Life skills learnt early vital, says former homeless teen

Tamra CarrGeraldton Guardian
Warren Gilchrist at St John of God Horizon House in Beachlands.
Camera IconWarren Gilchrist at St John of God Horizon House in Beachlands. Credit: Tamra Car The Geraldton Guardian

A young Geraldton man who used to be homeless believes if he had been taught critical life skills at an earlier age, he might have been able to better manage his life.

Warren Gilchrist, 19, this year moved into an independent unit after living for nearly two years in a Beachlands homeless shelter.

The move follows 10 months sleeping on his mate’s couch after leaving home at 17 to distance himself from living in a two-bedroom house with seven people.

He was originally referred to Short Term Accommodation Youth before applying for a bed at St John of God Horizon House in Beachlands. “I was a bit nervous when I was approved,” Mr Gilchrist, pictured, said.

Get in front of tomorrow's news for FREE

Journalism for the curious Australian across politics, business, culture and opinion.


“It was a bit much that first week settling in with five other random people. But after that, it was totally fine.”

Though he moved out of Horizon House in January, he has chosen to continue with the facility’s life skills program, which teaches skills such as cooking, cleaning, budgeting and understanding a lease. He said he had given smoking, drinking, spending money unwisely and being a “bum”.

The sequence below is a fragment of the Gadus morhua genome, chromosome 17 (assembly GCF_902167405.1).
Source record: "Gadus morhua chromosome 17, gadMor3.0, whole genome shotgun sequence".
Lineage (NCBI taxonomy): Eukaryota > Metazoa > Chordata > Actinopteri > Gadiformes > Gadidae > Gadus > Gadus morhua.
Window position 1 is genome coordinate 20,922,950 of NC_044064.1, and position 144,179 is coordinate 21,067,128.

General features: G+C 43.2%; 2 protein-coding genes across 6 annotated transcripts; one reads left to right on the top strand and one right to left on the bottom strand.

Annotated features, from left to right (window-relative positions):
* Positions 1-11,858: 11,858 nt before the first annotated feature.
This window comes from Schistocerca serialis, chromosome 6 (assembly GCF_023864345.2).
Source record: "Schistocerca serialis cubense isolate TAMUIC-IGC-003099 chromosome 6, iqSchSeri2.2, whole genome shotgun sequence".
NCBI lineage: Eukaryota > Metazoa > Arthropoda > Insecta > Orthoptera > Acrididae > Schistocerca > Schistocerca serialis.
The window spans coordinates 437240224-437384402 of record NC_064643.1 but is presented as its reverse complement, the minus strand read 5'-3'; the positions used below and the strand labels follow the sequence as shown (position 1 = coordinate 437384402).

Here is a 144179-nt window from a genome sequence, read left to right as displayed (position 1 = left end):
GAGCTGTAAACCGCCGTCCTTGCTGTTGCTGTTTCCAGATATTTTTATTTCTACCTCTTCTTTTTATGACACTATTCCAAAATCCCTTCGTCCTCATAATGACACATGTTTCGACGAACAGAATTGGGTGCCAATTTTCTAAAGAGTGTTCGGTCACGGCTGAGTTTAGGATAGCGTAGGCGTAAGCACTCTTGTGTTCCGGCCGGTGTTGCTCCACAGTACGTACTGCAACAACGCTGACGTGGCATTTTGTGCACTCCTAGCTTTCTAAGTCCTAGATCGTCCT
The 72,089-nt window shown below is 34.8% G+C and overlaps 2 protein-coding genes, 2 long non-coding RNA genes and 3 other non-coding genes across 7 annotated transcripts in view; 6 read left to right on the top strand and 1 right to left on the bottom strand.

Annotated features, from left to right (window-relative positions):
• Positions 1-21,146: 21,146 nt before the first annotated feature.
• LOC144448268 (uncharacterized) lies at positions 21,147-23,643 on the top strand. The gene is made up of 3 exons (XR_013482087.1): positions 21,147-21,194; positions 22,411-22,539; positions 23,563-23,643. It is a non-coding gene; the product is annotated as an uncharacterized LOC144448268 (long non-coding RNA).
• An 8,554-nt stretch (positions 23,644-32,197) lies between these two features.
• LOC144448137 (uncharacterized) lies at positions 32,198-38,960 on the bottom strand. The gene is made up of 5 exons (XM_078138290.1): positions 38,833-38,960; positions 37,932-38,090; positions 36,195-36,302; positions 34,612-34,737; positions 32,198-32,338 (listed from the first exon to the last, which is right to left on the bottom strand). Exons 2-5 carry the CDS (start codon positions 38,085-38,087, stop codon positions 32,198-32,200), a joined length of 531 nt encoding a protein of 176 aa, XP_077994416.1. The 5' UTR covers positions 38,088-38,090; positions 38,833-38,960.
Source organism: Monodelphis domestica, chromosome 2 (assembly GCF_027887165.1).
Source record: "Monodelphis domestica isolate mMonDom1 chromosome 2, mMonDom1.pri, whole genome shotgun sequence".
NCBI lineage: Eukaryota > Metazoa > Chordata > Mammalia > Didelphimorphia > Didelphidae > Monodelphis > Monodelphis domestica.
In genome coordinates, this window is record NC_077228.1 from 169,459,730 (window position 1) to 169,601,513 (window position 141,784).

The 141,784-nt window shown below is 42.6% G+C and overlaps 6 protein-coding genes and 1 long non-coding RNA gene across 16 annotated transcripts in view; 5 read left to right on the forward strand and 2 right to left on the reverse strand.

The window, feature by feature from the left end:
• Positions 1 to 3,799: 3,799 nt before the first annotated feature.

Instead, he dived back into his education and took up multiple odd jobs and resume-building work experience, including mine site work, construction, retail, roofing and other labour jobs.

“In the next 12 months, I’m hoping to have a full-time job and a car, and hopefully have some savings as well for a holiday,” he said.

Mr Gilchrist has since repaired his relationship with his family and is on track to complete a number of small goals, like finding permanent work. He has thrown his support behind people learning valuable life skills in their teens and he has encouraged at-risk youth to speak up if they’re struggling.

“You can’t always tell if someone is homeless or about to be just by looking at them,” he said.

“Be motivated to help yourself and know that there’s places like Horizon House that can support you.”

In June, Midwest Community Drug and Alcohol Service employee Rachael Ferris suggested more life skills education would reduce local homeless numbers.

She said homelessness could be disrupted if people were taught how to run households and budget.

Get the latest news from thewest.com.au in your inbox.

Sign up for our emails